In the same way; the proliferation of poverty is one of the biggest manifestations of crisis of good governance in Pakistan. A smaller number of people living below poverty line is considered a good indicator of the economic condition of a country. Pakistan has fared very badly in this area, right from the day of our independence. For example; according to Pakistan Economic Survey 2014-15 if $2 is considered minimum daily wage, then half of Pakistan’s population lives below poverty line. This staggering number of poor people not only burdens the government but also is vulnerable to the machinations of criminals and terrorists. So far our successive governments have failed to improve the conditions of these impoverished people. In sum; the crisis of good governance is visible from the proliferation of poverty in Pakistan.
Moreover; one of the biggest manifestations of crisis of good governance is the low literacy levels in Pakistan. All developed countries boast of high levels of literacy. Pakistan, on the other hand, has one of the lowest literacy rate in the world. For Instance; according to Pakistan Social and Living Standards Measurement Survey 2013-14, literacy rate in Pakistan is only 58%. This is chiefly due to the meager allocation of budget for education. According to Pakistan Economic Survey 2014-15, we spend just 2.1% of the GDP on education. In conclusion; crisis of good governance is displayed by the low literacy levels in Pakistan.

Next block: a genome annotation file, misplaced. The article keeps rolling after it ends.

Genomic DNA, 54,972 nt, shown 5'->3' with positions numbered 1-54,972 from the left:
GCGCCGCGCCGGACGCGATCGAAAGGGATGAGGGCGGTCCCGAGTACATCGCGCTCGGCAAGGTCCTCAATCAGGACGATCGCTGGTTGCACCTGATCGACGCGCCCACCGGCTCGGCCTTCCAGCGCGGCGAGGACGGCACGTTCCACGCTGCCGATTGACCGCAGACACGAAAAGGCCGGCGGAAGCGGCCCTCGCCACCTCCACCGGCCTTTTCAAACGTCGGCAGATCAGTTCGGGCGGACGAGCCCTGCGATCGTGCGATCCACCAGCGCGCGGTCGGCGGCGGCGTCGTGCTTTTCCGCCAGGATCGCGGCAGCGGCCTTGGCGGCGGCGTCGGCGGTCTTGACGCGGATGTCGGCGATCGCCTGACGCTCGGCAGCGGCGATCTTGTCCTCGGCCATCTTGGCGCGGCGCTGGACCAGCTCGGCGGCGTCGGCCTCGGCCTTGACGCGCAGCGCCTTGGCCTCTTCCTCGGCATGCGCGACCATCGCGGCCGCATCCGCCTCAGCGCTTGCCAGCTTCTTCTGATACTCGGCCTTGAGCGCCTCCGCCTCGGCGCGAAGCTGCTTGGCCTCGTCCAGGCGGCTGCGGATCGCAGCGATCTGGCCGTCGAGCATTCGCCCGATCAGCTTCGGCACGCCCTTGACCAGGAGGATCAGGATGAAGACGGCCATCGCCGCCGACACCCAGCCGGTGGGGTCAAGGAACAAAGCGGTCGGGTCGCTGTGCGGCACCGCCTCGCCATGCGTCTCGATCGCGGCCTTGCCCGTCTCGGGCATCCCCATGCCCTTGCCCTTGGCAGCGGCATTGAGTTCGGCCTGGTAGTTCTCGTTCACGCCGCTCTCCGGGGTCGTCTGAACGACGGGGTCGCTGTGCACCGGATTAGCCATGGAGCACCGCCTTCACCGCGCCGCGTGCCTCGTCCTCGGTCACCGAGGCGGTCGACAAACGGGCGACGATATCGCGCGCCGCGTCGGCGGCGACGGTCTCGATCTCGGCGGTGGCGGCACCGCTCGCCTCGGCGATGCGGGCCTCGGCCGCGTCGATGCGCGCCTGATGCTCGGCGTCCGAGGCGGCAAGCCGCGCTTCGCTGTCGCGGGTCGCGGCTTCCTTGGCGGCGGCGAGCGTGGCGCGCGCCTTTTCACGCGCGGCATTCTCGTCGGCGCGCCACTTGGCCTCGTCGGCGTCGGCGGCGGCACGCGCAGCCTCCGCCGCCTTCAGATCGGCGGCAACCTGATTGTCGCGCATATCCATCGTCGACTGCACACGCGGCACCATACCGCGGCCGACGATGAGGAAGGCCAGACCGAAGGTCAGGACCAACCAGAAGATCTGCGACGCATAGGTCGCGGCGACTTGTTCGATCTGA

Also; crisis of good governance is evident from the struggling energy sector of Pakistan. In this age of industry and production, energy is essential for a country to compete with others. Pakistan’s industry, however, has been almost completely stalled by the shortage of power. For example; according to the Ministry of Power, Pakistan’s peak energy shortfall is 4,500 MW. As a result; a large number of industries in Pakistan has either closed down or shifted their business elsewhere. Likewise; the people have had to suffer immensely especially during the months of summer. To conclude; a struggling energy sector is a key factor in the crisis of good governance in Pakistan.